LOS ANGELES (AP) — An African elephant is still welcome at a California sanctuary after killing a zookeeper who was preparing to move the animal from New Zealand, the sanctuary owner said Thursday.
Pat Derby's Performing Animal Welfare Society in San Andreas was going to be home to the 39-year-old elephant now called Mila after being known as Jumbo during nearly 30 years with the circus.
However, its fate is uncertain after Helen Schofield, a veterinarian and owner of Franklin Zoo near Auckland, was crushed to death Wednesday.
"We will have to negotiate with whoever becomes her new owner," Derby said.
For the past four years, Mila has been at the zoo while Schofield worked to place her elsewhere. Derby said she and Schofield had been working on the move for about two years.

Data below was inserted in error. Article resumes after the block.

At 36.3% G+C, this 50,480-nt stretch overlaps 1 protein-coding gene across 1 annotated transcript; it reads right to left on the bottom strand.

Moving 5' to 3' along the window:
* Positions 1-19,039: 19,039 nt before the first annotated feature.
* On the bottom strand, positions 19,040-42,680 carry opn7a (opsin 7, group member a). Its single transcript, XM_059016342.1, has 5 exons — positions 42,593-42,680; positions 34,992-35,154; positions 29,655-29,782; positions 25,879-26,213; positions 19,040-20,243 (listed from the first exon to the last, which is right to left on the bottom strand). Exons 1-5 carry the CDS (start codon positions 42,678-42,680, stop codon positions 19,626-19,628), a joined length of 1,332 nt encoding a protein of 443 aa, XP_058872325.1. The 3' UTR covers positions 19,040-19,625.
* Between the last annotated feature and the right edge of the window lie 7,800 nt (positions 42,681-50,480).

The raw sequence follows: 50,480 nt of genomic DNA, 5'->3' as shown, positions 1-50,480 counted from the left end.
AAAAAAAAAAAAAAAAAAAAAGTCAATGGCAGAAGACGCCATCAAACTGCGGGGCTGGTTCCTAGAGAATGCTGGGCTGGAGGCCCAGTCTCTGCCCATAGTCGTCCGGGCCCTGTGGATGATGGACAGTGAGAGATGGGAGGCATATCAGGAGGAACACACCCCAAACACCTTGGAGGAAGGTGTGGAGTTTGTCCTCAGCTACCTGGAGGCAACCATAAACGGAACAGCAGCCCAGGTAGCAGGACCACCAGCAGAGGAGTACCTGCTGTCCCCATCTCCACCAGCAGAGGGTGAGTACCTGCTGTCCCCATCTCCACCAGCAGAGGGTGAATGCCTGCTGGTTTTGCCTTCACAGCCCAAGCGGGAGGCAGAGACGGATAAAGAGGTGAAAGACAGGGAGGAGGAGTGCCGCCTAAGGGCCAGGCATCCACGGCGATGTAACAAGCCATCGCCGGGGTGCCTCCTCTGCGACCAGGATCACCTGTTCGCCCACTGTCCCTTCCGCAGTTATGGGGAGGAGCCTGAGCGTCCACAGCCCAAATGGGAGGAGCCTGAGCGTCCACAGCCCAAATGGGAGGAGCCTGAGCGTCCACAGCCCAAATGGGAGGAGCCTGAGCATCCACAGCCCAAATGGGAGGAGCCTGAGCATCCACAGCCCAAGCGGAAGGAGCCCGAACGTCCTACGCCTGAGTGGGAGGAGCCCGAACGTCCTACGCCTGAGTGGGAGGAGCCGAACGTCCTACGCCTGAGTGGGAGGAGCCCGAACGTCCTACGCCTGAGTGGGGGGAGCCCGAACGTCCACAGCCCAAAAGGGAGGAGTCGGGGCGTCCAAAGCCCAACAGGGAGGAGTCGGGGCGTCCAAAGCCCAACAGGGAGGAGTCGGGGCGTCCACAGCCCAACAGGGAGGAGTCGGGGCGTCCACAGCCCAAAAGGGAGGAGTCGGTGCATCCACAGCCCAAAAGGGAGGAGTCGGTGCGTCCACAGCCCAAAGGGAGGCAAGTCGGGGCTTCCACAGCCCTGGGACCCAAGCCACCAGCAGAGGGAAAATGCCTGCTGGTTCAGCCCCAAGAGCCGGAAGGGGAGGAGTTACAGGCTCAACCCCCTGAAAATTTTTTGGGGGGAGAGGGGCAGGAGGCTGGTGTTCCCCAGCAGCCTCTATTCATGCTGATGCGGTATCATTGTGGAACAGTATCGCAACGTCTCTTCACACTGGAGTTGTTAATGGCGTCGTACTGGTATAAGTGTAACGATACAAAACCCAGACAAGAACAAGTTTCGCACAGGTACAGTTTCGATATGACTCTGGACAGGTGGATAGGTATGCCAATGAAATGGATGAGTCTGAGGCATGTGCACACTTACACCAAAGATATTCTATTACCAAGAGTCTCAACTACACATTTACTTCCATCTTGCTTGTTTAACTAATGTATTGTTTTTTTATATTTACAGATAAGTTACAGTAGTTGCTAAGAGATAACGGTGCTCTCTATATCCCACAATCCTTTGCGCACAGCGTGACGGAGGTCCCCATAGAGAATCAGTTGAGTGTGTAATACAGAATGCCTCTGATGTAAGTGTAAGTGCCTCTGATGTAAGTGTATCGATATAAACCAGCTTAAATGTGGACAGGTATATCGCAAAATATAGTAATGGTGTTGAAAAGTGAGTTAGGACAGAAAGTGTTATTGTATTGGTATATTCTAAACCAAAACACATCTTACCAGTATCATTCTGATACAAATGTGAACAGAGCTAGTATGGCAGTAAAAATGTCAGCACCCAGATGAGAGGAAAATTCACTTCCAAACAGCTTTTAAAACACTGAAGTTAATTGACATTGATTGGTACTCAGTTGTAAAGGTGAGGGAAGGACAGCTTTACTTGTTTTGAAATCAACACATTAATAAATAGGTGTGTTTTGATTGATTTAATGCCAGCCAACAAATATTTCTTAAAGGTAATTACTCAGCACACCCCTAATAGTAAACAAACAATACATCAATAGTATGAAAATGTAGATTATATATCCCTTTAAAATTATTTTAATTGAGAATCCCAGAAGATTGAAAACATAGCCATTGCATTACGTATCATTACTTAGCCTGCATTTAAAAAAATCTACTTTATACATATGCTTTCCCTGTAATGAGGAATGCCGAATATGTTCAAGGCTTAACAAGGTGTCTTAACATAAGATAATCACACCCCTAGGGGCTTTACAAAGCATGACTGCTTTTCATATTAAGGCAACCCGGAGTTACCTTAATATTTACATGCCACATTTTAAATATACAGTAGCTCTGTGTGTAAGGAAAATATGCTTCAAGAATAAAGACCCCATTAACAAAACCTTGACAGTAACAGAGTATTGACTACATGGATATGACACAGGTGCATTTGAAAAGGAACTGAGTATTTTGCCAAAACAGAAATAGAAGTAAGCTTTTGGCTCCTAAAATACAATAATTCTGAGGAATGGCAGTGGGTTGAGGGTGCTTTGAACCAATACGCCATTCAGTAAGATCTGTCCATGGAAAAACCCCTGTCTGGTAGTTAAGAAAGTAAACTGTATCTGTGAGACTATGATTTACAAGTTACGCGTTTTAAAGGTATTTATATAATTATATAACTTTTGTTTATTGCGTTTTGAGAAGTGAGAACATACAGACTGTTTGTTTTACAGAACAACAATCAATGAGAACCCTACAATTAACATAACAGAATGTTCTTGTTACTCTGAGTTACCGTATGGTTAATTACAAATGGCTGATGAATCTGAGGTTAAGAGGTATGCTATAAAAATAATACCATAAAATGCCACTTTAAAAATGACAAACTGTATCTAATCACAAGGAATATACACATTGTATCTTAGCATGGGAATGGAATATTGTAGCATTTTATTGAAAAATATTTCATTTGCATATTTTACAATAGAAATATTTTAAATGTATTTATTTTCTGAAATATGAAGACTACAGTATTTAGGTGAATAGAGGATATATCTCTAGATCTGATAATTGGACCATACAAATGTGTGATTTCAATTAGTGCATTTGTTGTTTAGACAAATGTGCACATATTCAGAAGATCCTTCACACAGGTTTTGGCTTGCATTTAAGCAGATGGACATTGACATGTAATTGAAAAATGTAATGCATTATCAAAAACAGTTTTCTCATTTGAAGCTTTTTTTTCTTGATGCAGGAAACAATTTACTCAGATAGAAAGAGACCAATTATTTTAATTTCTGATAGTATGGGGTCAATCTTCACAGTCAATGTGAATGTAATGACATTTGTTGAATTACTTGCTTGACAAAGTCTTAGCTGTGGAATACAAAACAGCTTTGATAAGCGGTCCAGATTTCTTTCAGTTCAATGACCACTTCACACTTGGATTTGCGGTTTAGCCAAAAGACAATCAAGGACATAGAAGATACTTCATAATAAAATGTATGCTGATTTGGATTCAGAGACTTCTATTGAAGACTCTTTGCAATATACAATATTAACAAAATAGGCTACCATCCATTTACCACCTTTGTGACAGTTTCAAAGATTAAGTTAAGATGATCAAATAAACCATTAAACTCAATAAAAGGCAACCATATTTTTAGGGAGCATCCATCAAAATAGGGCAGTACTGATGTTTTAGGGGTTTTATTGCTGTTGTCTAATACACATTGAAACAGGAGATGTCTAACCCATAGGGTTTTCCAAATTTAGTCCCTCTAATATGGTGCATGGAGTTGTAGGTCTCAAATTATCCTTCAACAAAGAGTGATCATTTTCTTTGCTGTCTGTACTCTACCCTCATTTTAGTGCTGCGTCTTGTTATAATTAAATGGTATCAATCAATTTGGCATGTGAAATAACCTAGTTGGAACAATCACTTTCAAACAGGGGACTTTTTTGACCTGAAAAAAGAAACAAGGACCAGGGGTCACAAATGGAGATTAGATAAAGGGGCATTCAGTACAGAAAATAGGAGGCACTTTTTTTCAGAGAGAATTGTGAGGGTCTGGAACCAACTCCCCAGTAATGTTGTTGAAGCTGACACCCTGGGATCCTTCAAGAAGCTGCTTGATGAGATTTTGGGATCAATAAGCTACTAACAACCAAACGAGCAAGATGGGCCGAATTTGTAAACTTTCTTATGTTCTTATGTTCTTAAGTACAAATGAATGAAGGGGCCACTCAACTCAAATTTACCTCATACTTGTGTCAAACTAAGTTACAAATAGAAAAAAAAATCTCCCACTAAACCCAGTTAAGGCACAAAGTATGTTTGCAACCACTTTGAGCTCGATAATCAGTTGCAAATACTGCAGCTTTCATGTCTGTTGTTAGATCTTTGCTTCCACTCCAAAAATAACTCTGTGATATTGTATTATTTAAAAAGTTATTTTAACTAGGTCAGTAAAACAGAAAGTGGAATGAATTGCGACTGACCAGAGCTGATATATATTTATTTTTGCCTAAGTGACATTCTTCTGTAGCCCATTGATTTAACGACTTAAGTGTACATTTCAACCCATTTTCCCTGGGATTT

Schofield was training Mila to live in a crate during the trip. She exchanged emails with Derby a month ago saying the training was going well and she was feeling good about the move.
"We didn't actually have a date," Derby said. "It was sort of whenever crate training was finished and they felt she was comfortable enough to make the trip."
Hans Kriek, executive director of Save Animals from Exploitation, said he talked to Schofield the day before she died and she told him she believed Mila was ready to ship.
Bob Kerridge, president of the Royal New Zealand Society for the Prevention of Cruelty to Animals, called Schofield's death devastating.
"Dr. Schofield's commitment to the care and well-being of Mila was clearly evident in her work with her and was indeed inspirational," Derby said.
Kerridge said Schofield ran her zoo on a shoestring budget with a handful of staff members. As a result, her death left its future in doubt.
Mila was being cared for by the Auckland Zoo after the death of Schofield.
Derby said she didn't know any details about the accident and no one from New Zealand had called.